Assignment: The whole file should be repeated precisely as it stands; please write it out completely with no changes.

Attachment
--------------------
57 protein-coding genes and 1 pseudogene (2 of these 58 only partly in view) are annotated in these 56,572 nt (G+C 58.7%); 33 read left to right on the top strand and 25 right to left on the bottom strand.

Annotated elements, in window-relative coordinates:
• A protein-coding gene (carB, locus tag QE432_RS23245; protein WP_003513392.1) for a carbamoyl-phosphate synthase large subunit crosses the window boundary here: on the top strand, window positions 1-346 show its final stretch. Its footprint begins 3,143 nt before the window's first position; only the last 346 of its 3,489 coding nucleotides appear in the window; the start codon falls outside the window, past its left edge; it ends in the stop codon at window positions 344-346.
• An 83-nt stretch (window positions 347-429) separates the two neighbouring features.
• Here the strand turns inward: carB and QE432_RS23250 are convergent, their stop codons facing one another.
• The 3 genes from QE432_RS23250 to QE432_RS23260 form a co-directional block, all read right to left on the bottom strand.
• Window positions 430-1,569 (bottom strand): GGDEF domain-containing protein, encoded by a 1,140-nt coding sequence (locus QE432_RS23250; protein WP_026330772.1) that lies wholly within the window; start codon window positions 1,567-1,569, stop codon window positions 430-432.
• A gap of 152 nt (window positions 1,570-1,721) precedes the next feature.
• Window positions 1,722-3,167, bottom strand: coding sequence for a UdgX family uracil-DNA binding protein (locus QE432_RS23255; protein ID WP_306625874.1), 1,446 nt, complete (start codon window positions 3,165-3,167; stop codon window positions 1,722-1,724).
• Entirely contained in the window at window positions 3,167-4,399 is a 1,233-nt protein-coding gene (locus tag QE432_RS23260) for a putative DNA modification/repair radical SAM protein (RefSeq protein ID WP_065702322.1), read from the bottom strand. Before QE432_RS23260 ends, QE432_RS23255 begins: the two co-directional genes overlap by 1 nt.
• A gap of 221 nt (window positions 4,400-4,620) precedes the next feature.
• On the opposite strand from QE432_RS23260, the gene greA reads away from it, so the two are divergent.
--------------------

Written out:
57 protein-coding genes and 1 pseudogene (2 of these 58 only partly in view) are annotated in these 56,572 nt (G+C 58.7%); 33 read left to right on the top strand and 25 right to left on the bottom strand.

Annotated elements, in window-relative coordinates:
• A protein-coding gene (carB, locus tag QE432_RS23245; protein WP_003513392.1) for a carbamoyl-phosphate synthase large subunit crosses the window boundary here: on the top strand, window positions 1-346 show its final stretch. Its footprint begins 3,143 nt before the window's first position; only the last 346 of its 3,489 coding nucleotides appear in the window; the start codon falls outside the window, past its left edge; it ends in the stop codon at window positions 344-346.
• An 83-nt stretch (window positions 347-429) separates the two neighbouring features.
• Here the strand turns inward: carB and QE432_RS23250 are convergent, their stop codons facing one another.
• The 3 genes from QE432_RS23250 to QE432_RS23260 form a co-directional block, all read right to left on the bottom strand.
• Window positions 430-1,569 (bottom strand): GGDEF domain-containing protein, encoded by a 1,140-nt coding sequence (locus QE432_RS23250; protein WP_026330772.1) that lies wholly within the window; start codon window positions 1,567-1,569, stop codon window positions 430-432.
• A gap of 152 nt (window positions 1,570-1,721) precedes the next feature.
• Window positions 1,722-3,167, bottom strand: coding sequence for a UdgX family uracil-DNA binding protein (locus QE432_RS23255; protein ID WP_306625874.1), 1,446 nt, complete (start codon window positions 3,165-3,167; stop codon window positions 1,722-1,724).
• Entirely contained in the window at window positions 3,167-4,399 is a 1,233-nt protein-coding gene (locus tag QE432_RS23260) for a putative DNA modification/repair radical SAM protein (RefSeq protein ID WP_065702322.1), read from the bottom strand. Before QE432_RS23260 ends, QE432_RS23255 begins: the two co-directional genes overlap by 1 nt.
• A gap of 221 nt (window positions 4,400-4,620) precedes the next feature.
• On the opposite strand from QE432_RS23260, the gene greA reads away from it, so the two are divergent.